Broadcast Date: 5 November 2007
Director: Patrick Norris
Writer: Anne Cofell Saunders
Cast: Adam Baldwin, Joshua Gomez, Sarah Lancaster, Zachary Levi, and Yvonne Strahovski
Bryce: “It’s 1999. The next millennium belongs to the geek.”
Meet Dr Flemming. He’s a college professor doubling as a CIA recruiter. Four years ago, he destroyed Chuck’s future by accusing the A student of academic misconduct and expelling him from Stanford. Now his life is in danger, and the only person who can save him, or at least his precious government secrets, is our favourite Nerd Herder, who still carries the scars of this ordeal like they were open wounds. Want some salt on those? Flemming has a CIA file on Chuck.
As the male equivalent to Buffy the Vampire Slayer, Chuck packs a lot of laughs and metaphors, but the series thus far has lacked one essential ingredient: emotional pull. I remember watching the first six seasons and a half of Whedon’s show and getting all bent out of shape over the Scooby Gang’s trials and tribulations. Perhaps because they’re dealing with a male protagonist, and guys on TV (as well as in real life) don’t show vulnerability in quite the same way, the writers of Chuck have kept things considerably lighter.
That is, until “Chuck versus the Alma Mater”, in which our hero returns to Stanford and faces his past at last. The episode’s got all the usual trappings, like the geek references (this week’s theme: The Lord of the Rings), hilarious Buy More B-plot (Morgan and Tang fighting over “the one remote that controls them all”), and sweet family moments (Awesome turning into a total jock dork at the mere mention of college football). At its core, though, lies real anguish, that of a man who had all his dreams taken away in one fell swoop and since stopped believing life had good things to offer.
We were privy to this before, of course, but seeing our hero have a healthy good time in 2003 makes his hurt today more palpable to me. It also emphasises the subtlety of Zachary Levi’s performance throughout the series. He usually plays Chuck as a big ball of insecurities, but the character seems so content and well adjusted in the flashbacks, goofing around in the library, then talking about computers and meeting girls. Stanford was his home, and Bryce’s frame-up robbed it from him.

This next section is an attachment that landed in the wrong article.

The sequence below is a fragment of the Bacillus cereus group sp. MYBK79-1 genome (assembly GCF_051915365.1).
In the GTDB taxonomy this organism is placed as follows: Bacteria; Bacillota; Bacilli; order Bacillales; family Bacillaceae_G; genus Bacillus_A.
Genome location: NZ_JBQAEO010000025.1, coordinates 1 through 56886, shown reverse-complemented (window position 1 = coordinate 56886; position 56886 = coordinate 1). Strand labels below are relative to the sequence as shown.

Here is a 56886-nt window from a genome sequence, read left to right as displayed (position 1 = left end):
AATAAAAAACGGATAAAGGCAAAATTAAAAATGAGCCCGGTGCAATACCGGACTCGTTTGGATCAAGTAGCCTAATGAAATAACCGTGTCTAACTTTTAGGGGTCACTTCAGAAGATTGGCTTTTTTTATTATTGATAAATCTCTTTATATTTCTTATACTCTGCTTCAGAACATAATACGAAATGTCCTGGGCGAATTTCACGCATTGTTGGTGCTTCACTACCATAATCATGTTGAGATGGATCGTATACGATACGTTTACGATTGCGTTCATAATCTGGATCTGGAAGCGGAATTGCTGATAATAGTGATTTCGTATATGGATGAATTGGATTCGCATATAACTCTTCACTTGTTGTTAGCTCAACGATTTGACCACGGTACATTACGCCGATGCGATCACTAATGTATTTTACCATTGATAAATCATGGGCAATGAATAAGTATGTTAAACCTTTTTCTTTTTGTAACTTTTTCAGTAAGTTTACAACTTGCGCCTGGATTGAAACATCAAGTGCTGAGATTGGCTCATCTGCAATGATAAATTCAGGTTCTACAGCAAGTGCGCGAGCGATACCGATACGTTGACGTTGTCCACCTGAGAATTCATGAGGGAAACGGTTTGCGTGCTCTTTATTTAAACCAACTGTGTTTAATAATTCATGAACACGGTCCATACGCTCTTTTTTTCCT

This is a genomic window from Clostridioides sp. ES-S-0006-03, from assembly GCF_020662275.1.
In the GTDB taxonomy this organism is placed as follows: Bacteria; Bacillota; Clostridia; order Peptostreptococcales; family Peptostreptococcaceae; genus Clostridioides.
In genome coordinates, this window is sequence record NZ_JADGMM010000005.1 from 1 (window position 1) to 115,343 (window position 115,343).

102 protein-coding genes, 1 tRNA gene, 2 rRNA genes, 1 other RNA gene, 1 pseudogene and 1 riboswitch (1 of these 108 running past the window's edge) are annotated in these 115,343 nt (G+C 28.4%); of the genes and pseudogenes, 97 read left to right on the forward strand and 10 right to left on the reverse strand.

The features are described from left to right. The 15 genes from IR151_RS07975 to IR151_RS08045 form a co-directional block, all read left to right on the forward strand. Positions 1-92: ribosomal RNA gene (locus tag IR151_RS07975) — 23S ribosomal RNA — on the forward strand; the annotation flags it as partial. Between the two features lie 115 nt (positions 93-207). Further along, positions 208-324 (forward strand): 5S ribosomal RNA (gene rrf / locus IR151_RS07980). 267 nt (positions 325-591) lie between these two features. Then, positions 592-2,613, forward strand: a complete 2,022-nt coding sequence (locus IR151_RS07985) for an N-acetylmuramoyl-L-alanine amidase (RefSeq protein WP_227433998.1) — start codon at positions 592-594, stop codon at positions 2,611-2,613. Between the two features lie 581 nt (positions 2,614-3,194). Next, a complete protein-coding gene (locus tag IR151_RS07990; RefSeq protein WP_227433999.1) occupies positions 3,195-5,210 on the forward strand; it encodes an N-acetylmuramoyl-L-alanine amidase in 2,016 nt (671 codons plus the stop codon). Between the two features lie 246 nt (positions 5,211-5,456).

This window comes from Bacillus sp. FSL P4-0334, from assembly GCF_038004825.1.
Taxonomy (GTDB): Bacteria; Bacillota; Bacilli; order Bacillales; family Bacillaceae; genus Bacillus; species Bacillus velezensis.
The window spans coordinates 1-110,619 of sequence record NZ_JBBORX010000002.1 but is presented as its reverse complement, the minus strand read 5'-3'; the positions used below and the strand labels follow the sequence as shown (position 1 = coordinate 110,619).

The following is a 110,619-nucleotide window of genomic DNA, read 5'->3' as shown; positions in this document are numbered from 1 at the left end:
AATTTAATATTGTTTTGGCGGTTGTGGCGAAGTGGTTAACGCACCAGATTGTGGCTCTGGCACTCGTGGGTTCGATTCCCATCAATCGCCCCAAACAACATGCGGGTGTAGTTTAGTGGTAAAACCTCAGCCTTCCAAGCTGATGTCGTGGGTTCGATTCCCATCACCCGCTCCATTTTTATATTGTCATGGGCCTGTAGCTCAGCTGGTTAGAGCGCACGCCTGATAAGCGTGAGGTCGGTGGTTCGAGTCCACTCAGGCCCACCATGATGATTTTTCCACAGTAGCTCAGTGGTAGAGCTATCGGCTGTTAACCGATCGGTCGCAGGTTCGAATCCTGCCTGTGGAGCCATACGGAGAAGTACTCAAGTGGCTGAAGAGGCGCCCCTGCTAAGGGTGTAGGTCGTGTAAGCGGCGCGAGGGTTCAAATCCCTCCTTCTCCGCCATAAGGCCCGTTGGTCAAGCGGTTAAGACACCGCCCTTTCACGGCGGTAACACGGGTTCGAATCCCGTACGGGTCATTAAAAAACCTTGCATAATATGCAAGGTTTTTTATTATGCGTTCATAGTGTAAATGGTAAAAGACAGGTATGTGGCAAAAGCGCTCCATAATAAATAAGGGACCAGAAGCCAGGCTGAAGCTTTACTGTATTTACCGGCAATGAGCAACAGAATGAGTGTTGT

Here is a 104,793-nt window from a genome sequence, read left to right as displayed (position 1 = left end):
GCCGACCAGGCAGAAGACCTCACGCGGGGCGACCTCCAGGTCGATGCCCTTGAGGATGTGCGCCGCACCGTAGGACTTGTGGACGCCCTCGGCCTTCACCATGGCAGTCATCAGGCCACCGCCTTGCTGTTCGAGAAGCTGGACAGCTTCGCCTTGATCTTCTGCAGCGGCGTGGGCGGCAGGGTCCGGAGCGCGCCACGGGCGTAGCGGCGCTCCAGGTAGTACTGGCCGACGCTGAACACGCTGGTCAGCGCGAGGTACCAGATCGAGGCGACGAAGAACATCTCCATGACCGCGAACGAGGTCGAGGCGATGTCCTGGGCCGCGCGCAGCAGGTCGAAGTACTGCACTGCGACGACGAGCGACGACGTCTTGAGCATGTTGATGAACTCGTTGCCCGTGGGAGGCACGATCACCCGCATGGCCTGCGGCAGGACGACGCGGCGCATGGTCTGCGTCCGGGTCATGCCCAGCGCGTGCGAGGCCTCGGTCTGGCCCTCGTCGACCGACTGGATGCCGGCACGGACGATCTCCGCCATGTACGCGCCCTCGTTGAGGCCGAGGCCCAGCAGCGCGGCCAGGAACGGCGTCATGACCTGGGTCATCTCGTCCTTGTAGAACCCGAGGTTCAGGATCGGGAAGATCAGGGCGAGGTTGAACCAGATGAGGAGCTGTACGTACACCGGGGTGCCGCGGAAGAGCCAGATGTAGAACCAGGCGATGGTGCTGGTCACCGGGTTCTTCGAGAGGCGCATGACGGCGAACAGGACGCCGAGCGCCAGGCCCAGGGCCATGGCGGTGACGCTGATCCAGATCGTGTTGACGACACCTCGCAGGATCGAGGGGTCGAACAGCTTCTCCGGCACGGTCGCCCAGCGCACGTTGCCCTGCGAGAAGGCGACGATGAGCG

We got new information too, the kind that changes everything. Bryce, it turns out, betrayed his friend to spare him the soul-sucking life of a spy. Now, that’s a brilliant twist. Not only does the notion play into Sarah’s own arc and themes, but, emotionally, it puts Chuck in an impossible situation. Can you imagine how he must feel about having spent nearly half a decade hating a man who loved him dearly? And it’s not like the revelation makes his post-Stanford years stink any less. In terms of irony, that’s like someone taking your child and saying you don’t get to mourn.
Chuck versus My Friends’ TV Habits (He Won)
“Chuck versus the Alma Mater” is the episode that convinced me to pester my friends until they all watched the series. I have one of those every couple of years. In 2000, it was Gilmore Girls; in 2003, Wonderfalls (for the entire four weeks that Fox aired it); and in November 2007, I started lobbying for Chuck. What amazes me is the video of Bryce arguing with Flemming still gets to me today. I got a little choked up as I was jotting down his speech: “Chuck’s a good person. He’s got too much heart for this kind of work […] He won’t survive!”
It’s happening again. I better move on quick…
Bits and Pieces
- I realise my calling the Buy More subplot hilarious might have seemed a tad inconsistent, given my previous criticism regarding the Buy More work ethic. The difference this week is Harry Tang, who really is pushing the pendulum too far on the other side. He’s such a great antagonist, threatening in a complete nincompoop sort of way.
- The Zork reference in the final flashback was a nice bit of continuity, though I doubt one would have to read up on C++ to program the text-based game. According to the pilot, Chuck and Bryce made their version for the TRS-80, which was primarily tied to BASIC and machine language.
- Chuck calling the CIA recruits reminded me of the slayer activations in the Buffy finale, you know, minus the self-indulgence.
The “stay in the car” running joke was in full force this week, and we got plenty of snarky gems from Casey:
Chuck: “You stole my ID?”
Casey: “I borrowed it to reactivate it. Sorry I couldn’t wipe that idiot grin on your face with Photoshop.”
Flemming: “Didn’t they train you?”
Chuck: “I mostly just stay in the car.”
Sarah: “Look maybe you should just stay here.”
Chuck: “Yeah, ‘cause that always works out well.”
Chuck: “Do you think this would be a good time for me to be waiting in the car?”
Harry: “I’m going to be the one who breaks you, Grimes. You know why? Because you’re soft, like pudding.”
I love Harry Tang’s mixed metaphors.
Casey: “You want to save the environment, huh? Take a shower, hippie.”
Morgan: “So thought Frodo Bagggins, my friend. So thought Frodo Baggins.”
Anna: “Trust me. You don’t want to know.”
Lester: “I do want to know.”
Morgan: “You guys want to know? How about you?”
This was a game changer, people.